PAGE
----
As FBI agents with shirts identifying them as members of a task force that usually deals with weapons of mass destruction kept entering and leaving 143 Fulton St. in the North End on July 29, officials declined to say what they were looking for, but emphasized the public was not at risk.
Court documents unsealed today show that they were looking for potential knock-out drugs - specifically the date-rape drug GHB - and computers and phones belonging to a man who lived there and whom they now say they arrested before he could illegally leave the state and possibly threaten or even kill a former boyfriend - some nine years after he'd driven cross-country with a gun to threaten or possibly harm a teenager over a dispute in an online game.
Trevor Lucas was never a threat to the public because somebody alarmed by his behavior and pointed questions about killing somebody had alerted authorities and an undercover FBI agent had been playing along with Lucas for months by convincing him he could sell him handguns, a stun gun and possibly even cyanide - none of which Lucas ever actually obtained, according to the records.
Lucas was initially detained on July 29 for allegedly violating his supervised release on the cross-country-video-game conviction, for which he'd been released in July, 2019, after completing his sentence. Under the terms of his release, he was specifically barred from possessing controlled substances or guns.
But now federal officials are looking at new charges that could include possession of illicit drugs with intent to dispense or distribute and wire fraud, according to an affidavit by an FBI agent on the case.
The affidavit states Boston Police and the FBI began looking into Lucas in February, when somebody called the Boston Police anonymous tip line to report he grew alarmed while visiting with Lucas at his Fulton Street apartment and Lucas told him he was "a former convict" and, after learning the man worked in a lab, began asking him "a lot of questions about how to kill someone without being caught" and how to acquire drugs that would knock out or kill somebody. Lucas had moved into the apartment, which his father has owned since 1969, following his release from prison.
Police contacted the FBI, who managed to find the tipster and Boston Police used his contact info to convince him to come in for an interview, during which he said Lucas also asked him how to obtain a fake ID so he could leave the state without possibly tipping off his probation officer - and in fact had given him $240, several passport photos and a fake signature with which to procure such an ID.
In March, the affidavit continues, the tipster returned to 143 Fulton St. and said Lucas had told him he'd managed to obtain a "whole cocktail" of drugs on "the dark Web," and that Lucas had shown him what appeared to be drugs - GHB in liquid form in bottles disguised as sports energy drinks - in the building's vacant first-floor apartment.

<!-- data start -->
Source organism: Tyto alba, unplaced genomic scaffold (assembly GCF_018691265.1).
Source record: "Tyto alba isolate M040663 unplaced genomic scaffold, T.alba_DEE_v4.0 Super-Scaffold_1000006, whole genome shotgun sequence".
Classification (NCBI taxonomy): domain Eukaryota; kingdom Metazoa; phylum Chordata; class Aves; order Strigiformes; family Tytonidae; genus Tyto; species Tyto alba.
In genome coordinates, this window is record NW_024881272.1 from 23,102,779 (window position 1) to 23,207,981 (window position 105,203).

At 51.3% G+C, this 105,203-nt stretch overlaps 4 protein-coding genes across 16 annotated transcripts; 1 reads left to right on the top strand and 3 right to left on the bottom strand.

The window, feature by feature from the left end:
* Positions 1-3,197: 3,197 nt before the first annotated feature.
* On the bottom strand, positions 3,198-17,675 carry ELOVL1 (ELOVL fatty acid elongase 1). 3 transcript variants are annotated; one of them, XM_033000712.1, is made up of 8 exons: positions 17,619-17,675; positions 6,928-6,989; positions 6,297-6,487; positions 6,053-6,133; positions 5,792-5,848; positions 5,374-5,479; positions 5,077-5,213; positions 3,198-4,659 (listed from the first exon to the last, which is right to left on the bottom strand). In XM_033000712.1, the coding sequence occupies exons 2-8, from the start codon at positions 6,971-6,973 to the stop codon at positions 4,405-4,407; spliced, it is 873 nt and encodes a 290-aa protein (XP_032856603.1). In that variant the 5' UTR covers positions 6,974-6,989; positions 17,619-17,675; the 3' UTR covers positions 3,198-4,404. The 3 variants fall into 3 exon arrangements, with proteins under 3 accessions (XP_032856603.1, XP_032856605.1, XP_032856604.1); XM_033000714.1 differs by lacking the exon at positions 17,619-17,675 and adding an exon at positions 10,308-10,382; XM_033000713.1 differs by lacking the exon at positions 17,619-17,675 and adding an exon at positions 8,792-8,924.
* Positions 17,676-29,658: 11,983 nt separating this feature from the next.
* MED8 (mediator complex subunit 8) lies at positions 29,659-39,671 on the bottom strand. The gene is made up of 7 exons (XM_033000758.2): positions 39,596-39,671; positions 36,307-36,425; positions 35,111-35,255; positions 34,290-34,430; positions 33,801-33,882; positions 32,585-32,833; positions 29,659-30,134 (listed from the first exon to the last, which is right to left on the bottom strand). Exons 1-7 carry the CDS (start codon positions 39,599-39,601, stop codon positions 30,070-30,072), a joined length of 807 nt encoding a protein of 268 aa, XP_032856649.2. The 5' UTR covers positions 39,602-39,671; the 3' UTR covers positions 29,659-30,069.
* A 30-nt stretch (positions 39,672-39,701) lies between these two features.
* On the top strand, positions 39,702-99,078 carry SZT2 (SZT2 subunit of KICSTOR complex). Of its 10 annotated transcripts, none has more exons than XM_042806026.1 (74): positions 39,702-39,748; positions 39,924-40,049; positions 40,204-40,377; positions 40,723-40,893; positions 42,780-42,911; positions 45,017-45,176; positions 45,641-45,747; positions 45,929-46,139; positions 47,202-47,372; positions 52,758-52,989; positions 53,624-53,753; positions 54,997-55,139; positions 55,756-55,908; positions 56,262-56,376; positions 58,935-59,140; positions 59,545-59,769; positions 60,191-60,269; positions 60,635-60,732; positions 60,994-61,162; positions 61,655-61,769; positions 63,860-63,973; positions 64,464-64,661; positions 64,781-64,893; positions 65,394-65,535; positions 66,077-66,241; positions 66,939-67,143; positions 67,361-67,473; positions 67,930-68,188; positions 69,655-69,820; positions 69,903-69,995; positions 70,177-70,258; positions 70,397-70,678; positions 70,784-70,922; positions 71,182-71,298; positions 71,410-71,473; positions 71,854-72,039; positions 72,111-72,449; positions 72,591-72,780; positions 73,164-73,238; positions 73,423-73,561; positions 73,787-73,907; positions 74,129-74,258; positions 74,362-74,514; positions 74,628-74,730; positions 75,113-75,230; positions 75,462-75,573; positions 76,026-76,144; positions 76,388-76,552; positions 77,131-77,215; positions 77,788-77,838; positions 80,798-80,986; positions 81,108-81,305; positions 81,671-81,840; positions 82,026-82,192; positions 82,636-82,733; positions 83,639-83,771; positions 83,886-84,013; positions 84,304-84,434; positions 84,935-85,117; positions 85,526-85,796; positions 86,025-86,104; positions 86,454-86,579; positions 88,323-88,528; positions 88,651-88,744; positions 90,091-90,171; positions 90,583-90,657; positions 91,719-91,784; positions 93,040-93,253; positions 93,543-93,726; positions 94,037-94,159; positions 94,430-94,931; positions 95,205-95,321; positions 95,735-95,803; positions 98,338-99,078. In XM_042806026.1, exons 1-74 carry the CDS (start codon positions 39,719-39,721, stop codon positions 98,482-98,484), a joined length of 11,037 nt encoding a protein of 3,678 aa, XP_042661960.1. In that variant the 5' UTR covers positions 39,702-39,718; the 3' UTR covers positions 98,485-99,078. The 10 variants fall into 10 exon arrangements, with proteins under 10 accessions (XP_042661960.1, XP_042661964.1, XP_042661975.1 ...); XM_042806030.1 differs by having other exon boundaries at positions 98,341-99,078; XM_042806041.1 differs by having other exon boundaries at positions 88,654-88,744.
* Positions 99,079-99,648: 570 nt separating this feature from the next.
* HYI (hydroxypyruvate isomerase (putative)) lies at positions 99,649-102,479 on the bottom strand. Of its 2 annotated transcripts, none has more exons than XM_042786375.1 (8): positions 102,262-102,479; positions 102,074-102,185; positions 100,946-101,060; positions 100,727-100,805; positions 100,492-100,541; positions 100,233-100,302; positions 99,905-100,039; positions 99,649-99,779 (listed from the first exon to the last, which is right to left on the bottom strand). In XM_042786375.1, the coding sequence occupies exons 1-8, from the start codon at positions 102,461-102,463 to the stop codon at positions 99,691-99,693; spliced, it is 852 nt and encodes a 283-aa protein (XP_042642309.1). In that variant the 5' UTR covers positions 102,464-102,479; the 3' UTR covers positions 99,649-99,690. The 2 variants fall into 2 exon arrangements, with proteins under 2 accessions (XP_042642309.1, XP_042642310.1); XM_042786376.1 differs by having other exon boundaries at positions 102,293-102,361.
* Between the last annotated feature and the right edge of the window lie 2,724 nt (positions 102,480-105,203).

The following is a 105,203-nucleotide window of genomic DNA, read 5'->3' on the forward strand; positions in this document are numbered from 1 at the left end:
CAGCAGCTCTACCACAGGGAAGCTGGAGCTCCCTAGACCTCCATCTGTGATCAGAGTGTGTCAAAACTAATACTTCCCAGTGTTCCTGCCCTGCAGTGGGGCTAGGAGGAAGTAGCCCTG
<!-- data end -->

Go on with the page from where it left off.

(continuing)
In late March, the tipster introduced Lucas to a man who claimed he could help him get a forged New Hampshire license - using a postal money order Lucas had purchased at the Hanover Street post office.
On May 12, the affidavit states, Lucas and the undercover agent met somewhere away from Fulton Street, where the agent handed over an FBI-supplied New Hampshire license and Lucas allegedly asked whether the guy could get him a gun.
A month later, they talked by phone and Lucas asked for three specific guns - a Glock, a 9-mm Beretta and a .357 Magnum, according to the affidavit. The agent offered them for $3,500 - with another $1,000 for fraudulent money orders. In a followup call, Lucas specified the first two guns should be black or blue but that the .357 Magnum should be steel colored.
The two continued to discuss the purchases, along with a stun gun Lucas also wanted, over e-mail and a Facetime conversation for the next several weeks, the affidavit states.
On July 20, the affidavit continues, after chatting about the stun gun and money orders - and the possibility of buying just one regular gun instead of three, Lucas asked the undercover agent, "do you have anything relating to, um, cyanide or any type of ... strong ... knock you out type stuff?" After the agent asked "Uh, just knock you out?" the affidavit states, Lucas replied "I mean completely. Like for good." The agent agreed to look around and quote Lucas a price in a phone call they scheduled for July 23.
The affidavit does not state if the two talked again before Lucas was detained on July 29.